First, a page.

Preserving the best

by Veronica

With a good yield of produce available in my own garden, friends' gardens and also to forage amongst the hedgerows, August always sees me preserving before winter.

Each year it seems that just as our family and friends go on holiday, their garden produce comes to fruition and they have to hand it out to us all so it won't waste whilst they are away. I always finish August making Preserves of one sort or another. It is very satisfying to see jars and bottles of preserves and cordials with pretty labels, ready to see us through winter... if they last that long.

So far this summer I have made Courgette ( Zucchini ) loaves and put them in the freezer, elderflower cordial and rhubarb cordials. These have no chemicals, preservatives and less sugar than bought cordials so are better for the children. Today, I have made apple and blackberry jam and also rhubarb and orange jam.

Before Christmas, I will make my Red Onion Marmalade that everyone loves on Christmas Eve with pates, pork pies and hams.

There are dozens of recipes online and I am sure you will find the ones to suit your lovely families. We like these.

My courgette plant
My courgette plant
veronica's photo

When I was a child my dad had plum trees, rhubarb crowns and blackcurrants in the back garden. We always ate what was in season. Mum could have blackcurrants picked and preserved as jams or chutneys within half an hour of them being picked.  To this day my favourites are Plum jam and Blackcurrant jam.

Taking this one step further, I also make cordials and use my home-grown raspberries or wild fruit we have foraged and also loaves with herbs or vegetables.

By my front door I have mint plants. A sprig of mint in a mug of warm water and add half a lime for  a mint and lime infusion. This will help you start the day really well if taken in the morning.


MY raspberry plants today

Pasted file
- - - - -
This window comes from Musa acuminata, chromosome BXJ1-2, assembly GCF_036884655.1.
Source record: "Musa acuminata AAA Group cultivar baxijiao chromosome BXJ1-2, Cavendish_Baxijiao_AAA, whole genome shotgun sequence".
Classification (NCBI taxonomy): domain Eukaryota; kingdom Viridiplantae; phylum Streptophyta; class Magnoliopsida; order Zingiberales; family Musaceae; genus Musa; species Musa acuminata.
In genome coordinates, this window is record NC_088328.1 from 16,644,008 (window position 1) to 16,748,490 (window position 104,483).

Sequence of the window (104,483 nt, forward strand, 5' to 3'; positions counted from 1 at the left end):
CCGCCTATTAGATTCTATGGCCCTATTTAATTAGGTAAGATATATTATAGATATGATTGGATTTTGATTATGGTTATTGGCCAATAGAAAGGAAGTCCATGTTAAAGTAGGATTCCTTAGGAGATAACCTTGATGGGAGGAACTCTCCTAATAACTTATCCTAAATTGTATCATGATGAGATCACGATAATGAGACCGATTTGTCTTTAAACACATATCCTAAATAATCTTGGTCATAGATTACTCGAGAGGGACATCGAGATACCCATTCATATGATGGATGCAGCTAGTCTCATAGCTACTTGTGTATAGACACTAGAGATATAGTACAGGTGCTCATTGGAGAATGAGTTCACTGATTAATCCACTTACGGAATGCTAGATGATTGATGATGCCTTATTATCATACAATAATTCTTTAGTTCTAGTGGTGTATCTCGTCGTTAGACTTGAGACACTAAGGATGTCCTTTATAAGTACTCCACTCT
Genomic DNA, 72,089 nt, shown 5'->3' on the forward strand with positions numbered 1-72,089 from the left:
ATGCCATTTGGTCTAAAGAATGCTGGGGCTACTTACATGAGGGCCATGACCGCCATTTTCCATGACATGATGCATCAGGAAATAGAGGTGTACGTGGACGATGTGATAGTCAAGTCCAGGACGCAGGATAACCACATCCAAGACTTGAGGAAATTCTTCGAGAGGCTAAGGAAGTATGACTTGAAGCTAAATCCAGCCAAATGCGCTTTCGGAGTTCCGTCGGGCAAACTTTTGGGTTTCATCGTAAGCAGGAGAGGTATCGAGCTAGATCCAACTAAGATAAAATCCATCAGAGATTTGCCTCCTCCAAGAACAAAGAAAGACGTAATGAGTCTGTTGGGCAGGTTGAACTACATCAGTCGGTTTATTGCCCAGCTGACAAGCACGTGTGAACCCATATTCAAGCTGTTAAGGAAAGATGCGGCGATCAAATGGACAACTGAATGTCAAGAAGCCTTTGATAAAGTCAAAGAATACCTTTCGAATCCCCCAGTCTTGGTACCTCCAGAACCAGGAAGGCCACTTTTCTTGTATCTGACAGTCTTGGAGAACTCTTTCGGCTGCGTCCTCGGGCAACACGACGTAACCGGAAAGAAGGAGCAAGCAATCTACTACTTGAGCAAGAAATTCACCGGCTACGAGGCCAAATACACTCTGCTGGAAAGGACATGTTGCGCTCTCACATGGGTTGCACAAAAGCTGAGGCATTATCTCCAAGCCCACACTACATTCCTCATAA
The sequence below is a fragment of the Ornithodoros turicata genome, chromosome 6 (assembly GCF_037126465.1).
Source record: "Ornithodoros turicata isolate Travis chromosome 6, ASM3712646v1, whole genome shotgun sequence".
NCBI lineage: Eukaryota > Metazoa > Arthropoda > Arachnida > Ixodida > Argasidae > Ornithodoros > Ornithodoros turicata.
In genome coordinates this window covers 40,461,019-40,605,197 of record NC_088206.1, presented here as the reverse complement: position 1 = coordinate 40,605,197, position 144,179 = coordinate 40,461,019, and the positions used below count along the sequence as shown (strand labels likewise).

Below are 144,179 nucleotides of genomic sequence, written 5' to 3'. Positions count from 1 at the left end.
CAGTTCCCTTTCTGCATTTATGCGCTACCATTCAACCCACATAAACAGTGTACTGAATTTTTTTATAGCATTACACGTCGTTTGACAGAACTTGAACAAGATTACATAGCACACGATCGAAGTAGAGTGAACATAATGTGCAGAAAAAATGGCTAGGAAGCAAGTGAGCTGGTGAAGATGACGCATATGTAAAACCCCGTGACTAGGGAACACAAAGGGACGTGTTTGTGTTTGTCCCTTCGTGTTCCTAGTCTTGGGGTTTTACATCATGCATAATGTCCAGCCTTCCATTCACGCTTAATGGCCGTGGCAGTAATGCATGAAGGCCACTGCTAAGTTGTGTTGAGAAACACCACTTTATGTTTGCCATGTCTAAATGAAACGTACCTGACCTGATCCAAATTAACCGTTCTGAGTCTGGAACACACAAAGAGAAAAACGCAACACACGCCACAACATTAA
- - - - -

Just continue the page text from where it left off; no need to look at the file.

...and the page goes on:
MY raspberry plants today
Veronica's photo


The first cordials I make of the summer are always Elderflower cordials. My daughter in law picks the elderflowers and we each make the cordial. There are several recipes online for cordials. I always add some citric acid to help it stay fresh longer. Sometimes I use the bottles I bought years ago. Sometimes I save bottles and reuse them as in the one on the right.

Elderflower ( left ) rhubarb (right )
Elderflower ( left ) rhubarb (right )
Veronica's own


I spent this morning making jams and hopefully these will last us and our sons' families through the winter.

I used the rhubarb from my garden. Yes there is some left after giving some away, eating some in crumbles and also making cordial.

in the ground
in the ground
Veronica's photo
Rhubarb in canvas pots
Rhubarb in canvas pots
Veronica's photo

I started off by sterilising the jars. This is done by putting them in the hot oven about 110C to kill off any bacteria. Any preserves should always go in washed, oven sterilised jars.

Sterilise the jars
Sterilise the jars
Jam thermometer
Jam thermometer
Veronica's photo

I always use a proper jam thermometer. It takes all the guess work out if you boil the jam to the line it states on the thermometer.  Easy.

Some fruits don't have a lot of natural setting agent, pectin,  in them so it is a good idea to help setting by adding some orange or lemon to the mixture. I sometimes add the zest too.

Orange and zester
Orange and zester
Veronica's photo
Chopped rhubarb
Chopped rhubarb
Veronica's photo
chopped ginger
chopped ginger
Veronica's photo

I added chopped rhubarb, chopped ginger. zest and juice of 2 oranges and warmed sugar to the pan, boiled it up and filled jars that had been in the oven.

It is important to put a waxed disc on the jam immediately to make a sterile seal. Then use pretty lids and labels. The date is important to add to it.